By NADIA MICHEL
COVID-19 has accelerated the adoption of new technologies and screen-time has skyrocketed. But this might be a tipping point that sparks the growth of a whole new unplugged market space.
Maximilian Büsser, the highly creative founder of Swiss watch brand MB&F, left behind a career in the corporate world with Jaeger-LeCoultre and Harry Winston to launch his unconventional brand in 2005. Listen to my interview with Max on The Men’s Room podcast to find out why he designs $10,000 mechanical desk clocks that look like spacecrafts and why he will never make a smartwatch.
We’ve been warned: social media might be as addictive as cocaine and too much screen time can even mess with the white matter in developing brains. That’s not to mention the psychological and physical issues, such as eyestrain, poor posture and difficulty focusing on important tasks. In some cases, it even leads to depression. And let’s not forget what a conversation killer it is: you know that moment when you ask an obscure question and someone googles it? Before google, you’d propose possible answers and debate the possibilities. Now, googling usually puts an end to the subject. Who needs to talk to anyone, really?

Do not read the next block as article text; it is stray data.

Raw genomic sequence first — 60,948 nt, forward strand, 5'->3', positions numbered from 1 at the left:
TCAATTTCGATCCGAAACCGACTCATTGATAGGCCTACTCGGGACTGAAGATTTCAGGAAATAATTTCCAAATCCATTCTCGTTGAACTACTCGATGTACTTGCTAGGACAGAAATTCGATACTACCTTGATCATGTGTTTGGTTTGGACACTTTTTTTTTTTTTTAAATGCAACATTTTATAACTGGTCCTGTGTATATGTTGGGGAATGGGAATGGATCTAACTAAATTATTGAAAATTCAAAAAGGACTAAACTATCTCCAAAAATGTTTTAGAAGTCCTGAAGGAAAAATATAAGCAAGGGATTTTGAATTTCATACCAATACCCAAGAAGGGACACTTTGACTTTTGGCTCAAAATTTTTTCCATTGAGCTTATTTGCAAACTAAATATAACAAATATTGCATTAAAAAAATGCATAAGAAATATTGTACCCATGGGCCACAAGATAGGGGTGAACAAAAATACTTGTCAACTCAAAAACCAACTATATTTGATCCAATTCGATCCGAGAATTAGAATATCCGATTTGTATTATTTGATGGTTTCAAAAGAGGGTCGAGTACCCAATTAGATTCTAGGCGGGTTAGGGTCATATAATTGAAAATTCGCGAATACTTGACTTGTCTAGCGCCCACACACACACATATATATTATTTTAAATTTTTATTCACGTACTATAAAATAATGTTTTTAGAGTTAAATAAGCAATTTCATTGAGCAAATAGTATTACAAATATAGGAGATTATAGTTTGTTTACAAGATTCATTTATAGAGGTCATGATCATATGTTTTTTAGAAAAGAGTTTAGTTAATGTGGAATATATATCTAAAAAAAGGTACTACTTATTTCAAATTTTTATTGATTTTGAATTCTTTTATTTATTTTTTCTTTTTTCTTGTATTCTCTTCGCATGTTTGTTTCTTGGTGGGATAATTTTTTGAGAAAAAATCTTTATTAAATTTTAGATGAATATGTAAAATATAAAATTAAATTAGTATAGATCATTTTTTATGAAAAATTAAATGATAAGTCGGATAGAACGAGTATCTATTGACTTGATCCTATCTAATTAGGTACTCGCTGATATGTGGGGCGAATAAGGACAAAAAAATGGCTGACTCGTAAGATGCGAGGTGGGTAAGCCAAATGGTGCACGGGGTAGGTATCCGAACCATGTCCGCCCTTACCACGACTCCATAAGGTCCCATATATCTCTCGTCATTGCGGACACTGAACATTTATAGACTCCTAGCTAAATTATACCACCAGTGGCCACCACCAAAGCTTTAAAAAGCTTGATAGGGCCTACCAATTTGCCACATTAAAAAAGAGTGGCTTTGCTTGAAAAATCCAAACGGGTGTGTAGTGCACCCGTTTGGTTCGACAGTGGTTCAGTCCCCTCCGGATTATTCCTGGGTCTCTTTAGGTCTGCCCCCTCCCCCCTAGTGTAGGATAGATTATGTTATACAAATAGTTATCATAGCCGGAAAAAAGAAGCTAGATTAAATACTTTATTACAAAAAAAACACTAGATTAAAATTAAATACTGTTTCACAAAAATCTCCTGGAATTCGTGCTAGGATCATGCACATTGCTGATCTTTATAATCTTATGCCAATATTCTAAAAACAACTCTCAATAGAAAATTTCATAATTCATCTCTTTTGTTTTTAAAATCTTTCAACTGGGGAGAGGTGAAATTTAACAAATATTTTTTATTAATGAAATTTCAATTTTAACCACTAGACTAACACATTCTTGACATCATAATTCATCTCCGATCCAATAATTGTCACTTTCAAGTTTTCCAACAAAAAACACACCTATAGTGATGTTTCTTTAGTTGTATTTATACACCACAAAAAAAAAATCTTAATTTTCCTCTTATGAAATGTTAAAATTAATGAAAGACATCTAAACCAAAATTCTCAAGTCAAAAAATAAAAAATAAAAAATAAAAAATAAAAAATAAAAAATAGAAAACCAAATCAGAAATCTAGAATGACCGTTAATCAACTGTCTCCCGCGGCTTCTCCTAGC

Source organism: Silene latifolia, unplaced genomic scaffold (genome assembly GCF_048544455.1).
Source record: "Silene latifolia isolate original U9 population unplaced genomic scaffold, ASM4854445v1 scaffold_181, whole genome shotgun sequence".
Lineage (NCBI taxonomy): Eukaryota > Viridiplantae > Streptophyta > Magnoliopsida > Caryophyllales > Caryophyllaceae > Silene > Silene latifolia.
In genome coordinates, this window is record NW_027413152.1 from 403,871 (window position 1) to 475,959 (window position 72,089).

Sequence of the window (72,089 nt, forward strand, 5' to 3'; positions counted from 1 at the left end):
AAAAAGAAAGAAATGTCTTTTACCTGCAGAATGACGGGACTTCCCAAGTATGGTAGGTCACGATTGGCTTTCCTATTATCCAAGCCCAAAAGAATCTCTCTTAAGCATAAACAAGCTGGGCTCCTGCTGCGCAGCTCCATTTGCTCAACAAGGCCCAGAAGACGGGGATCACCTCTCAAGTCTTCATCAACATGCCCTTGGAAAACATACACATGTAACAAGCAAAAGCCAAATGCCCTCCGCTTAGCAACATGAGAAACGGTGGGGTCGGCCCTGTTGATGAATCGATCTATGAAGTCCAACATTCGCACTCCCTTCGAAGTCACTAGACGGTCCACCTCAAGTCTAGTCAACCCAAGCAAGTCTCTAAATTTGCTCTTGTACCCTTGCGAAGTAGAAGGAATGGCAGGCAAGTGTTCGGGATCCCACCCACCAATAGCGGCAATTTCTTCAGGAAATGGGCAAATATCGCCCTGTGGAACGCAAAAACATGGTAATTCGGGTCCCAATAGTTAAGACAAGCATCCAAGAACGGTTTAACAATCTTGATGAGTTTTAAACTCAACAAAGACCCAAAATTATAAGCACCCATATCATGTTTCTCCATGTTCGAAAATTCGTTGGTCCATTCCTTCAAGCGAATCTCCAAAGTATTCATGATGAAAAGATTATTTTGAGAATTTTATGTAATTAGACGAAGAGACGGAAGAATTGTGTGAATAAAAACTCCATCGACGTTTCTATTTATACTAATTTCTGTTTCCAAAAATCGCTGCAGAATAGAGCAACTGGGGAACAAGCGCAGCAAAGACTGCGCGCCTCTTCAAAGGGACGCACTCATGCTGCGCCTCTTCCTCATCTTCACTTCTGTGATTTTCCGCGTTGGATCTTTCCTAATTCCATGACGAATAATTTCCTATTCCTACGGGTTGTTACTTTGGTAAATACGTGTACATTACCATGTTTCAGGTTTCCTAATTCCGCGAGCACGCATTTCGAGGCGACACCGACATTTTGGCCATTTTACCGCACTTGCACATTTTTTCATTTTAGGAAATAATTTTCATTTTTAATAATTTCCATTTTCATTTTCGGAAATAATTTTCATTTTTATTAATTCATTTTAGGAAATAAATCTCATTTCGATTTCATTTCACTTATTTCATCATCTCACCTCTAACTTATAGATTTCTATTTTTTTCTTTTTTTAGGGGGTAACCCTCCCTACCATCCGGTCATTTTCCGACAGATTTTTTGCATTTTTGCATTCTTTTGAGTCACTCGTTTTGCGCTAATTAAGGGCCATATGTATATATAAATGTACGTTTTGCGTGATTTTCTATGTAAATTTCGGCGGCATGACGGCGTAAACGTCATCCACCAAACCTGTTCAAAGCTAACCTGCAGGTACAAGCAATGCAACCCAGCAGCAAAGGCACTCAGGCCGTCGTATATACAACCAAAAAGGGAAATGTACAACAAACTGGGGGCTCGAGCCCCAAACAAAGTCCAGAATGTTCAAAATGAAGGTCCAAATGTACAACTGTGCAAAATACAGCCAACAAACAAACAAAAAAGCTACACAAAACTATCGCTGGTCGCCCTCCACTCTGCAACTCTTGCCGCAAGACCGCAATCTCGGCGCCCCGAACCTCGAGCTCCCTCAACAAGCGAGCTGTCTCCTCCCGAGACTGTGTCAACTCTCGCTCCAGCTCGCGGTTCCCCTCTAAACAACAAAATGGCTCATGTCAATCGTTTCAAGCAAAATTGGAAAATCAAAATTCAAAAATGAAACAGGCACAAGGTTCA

There is no greater creativity killer than spending time on Instagram or Facebook.
Most importantly perhaps from an economic perspective though, is that time spent in cyberspace is time away from real life, creating and doing real things. As MB&F’s founder Maximilian Büsser says, “There is no greater creativity killer than spending time on Instagram or Facebook.” The Dubai-based, Swiss entrepreneur should know, as he’s built MB&F, a world-renowned, avant-garde watch brand, by creating 3D ‘horological machines’ that defy all convention.
Despite the pitfalls of electronic data, the latest Digital 2019 report, from Hootsuite and We Are Social, shows that people spend on average 6 hours and 42 minutes online each day. Half of that is spent on mobile devices. And let’s be honest, if you’re reading this, you’re probably way above average. (Checked your screen time on your mobile lately?) Factor in the 10–30% increase we’ve seen as a result of of COVID-19 and you’ll see we have an epidemic that’s way more widespread and out of control than the latest coronavirus, especially when you multiply the number by 365 days and consider the long-term effects.
But this is not about the negative effects of modern technology. It’s about the massive benefits of digital detox, and those who are tapping into it. “Who has had that luxury recently in their life? An hour to think every 2–3 days. Sometimes I’ll think about creative, sometimes I’ll think about my life and sometimes I’ll think about the business. But I will not take anything else during those 60 minutes. And when you let your mind wander, suddenly you go to places you didn’t expect. That is one of my greatest secrets,” Büsser reveals.
Great ideas are born out of creativity, and technology is robbing us of our time to let our minds function freely.